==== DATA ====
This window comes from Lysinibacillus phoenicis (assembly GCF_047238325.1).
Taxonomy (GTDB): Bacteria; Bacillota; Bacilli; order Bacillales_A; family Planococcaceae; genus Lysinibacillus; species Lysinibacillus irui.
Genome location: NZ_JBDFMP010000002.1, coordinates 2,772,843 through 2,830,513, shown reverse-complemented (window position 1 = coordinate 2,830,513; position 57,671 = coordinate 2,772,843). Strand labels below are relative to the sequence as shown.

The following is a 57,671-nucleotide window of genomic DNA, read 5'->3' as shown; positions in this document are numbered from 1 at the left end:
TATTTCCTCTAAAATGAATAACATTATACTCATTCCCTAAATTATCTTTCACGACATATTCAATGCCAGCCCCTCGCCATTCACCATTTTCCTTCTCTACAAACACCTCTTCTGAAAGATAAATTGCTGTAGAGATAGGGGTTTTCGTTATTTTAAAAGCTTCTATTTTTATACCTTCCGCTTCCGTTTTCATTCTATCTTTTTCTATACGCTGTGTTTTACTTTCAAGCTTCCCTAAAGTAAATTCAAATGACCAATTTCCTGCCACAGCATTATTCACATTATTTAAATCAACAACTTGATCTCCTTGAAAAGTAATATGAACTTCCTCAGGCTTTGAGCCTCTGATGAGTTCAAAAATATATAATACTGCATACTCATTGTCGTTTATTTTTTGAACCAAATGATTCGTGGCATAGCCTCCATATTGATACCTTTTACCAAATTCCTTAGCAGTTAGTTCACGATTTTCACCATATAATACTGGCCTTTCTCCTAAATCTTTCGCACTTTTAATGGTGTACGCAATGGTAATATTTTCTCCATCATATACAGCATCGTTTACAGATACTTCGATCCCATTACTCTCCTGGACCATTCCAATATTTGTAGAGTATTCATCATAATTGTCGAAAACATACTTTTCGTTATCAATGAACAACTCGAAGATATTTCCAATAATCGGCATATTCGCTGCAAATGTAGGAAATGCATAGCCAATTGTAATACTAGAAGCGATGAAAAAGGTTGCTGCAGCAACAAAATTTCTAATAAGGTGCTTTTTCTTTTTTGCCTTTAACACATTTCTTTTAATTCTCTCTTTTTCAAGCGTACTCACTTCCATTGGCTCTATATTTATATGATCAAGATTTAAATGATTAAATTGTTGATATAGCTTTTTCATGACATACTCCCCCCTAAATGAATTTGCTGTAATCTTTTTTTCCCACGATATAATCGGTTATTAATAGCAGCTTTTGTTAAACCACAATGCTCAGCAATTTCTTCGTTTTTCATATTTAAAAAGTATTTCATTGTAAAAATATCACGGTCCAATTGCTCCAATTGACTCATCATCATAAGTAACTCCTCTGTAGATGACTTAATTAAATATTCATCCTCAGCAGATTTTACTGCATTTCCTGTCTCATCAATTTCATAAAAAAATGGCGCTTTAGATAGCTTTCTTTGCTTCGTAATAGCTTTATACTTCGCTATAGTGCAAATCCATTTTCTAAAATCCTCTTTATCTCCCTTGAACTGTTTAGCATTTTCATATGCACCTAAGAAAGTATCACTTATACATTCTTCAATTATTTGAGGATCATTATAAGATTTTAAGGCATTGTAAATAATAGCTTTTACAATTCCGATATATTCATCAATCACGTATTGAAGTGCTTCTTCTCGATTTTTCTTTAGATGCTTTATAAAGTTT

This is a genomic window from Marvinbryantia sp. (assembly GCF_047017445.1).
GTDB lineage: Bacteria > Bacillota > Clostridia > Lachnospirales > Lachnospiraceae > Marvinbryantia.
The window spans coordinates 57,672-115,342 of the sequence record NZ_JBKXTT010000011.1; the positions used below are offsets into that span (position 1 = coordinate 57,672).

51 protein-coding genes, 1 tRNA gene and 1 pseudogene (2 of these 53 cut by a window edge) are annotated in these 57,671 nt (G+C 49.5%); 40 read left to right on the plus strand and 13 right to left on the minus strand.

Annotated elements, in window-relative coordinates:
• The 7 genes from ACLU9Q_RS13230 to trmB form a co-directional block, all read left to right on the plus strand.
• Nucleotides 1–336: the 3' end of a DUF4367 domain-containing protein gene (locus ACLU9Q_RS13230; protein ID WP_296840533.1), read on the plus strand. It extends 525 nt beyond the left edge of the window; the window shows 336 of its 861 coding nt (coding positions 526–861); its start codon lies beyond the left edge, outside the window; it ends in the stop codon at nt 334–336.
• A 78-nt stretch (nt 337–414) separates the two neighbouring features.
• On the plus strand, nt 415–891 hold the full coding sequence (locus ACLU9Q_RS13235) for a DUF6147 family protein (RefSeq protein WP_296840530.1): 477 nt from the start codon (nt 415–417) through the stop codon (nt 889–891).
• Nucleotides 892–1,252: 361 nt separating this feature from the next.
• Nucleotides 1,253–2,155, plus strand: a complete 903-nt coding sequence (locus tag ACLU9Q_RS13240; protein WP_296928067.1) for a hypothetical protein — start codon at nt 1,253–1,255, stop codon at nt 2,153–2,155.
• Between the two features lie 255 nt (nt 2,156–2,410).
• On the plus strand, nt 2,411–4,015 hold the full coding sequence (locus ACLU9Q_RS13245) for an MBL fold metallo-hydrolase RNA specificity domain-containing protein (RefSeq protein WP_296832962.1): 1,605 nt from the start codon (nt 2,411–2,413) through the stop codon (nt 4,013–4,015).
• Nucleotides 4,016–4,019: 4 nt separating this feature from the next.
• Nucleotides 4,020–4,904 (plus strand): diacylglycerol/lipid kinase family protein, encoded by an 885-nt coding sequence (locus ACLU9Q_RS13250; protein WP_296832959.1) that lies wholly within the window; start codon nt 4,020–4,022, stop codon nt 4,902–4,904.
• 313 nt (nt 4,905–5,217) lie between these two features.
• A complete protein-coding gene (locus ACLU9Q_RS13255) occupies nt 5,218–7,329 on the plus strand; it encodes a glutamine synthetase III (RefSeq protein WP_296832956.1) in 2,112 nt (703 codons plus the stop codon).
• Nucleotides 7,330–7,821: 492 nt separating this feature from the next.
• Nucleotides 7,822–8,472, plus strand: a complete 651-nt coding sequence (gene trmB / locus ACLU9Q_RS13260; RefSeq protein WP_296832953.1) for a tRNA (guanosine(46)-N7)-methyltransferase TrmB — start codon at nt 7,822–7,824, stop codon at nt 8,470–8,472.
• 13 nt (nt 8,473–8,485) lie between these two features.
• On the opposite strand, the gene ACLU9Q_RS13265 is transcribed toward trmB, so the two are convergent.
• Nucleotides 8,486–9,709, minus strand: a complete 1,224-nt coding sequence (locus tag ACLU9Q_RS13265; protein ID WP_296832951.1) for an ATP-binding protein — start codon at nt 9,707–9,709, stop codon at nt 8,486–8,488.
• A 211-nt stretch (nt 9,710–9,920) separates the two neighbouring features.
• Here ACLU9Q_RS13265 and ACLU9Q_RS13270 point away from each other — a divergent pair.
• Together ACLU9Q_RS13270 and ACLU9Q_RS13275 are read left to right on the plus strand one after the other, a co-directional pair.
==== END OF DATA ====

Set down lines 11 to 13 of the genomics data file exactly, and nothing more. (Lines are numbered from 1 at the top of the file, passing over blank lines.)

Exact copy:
• The 7 genes from ACLU9Q_RS13230 to trmB form a co-directional block, all read left to right on the plus strand.
• Nucleotides 1–336: the 3' end of a DUF4367 domain-containing protein gene (locus ACLU9Q_RS13230; protein ID WP_296840533.1), read on the plus strand. It extends 525 nt beyond the left edge of the window; the window shows 336 of its 861 coding nt (coding positions 526–861); its start codon lies beyond the left edge, outside the window; it ends in the stop codon at nt 334–336.
• A 78-nt stretch (nt 337–414) separates the two neighbouring features.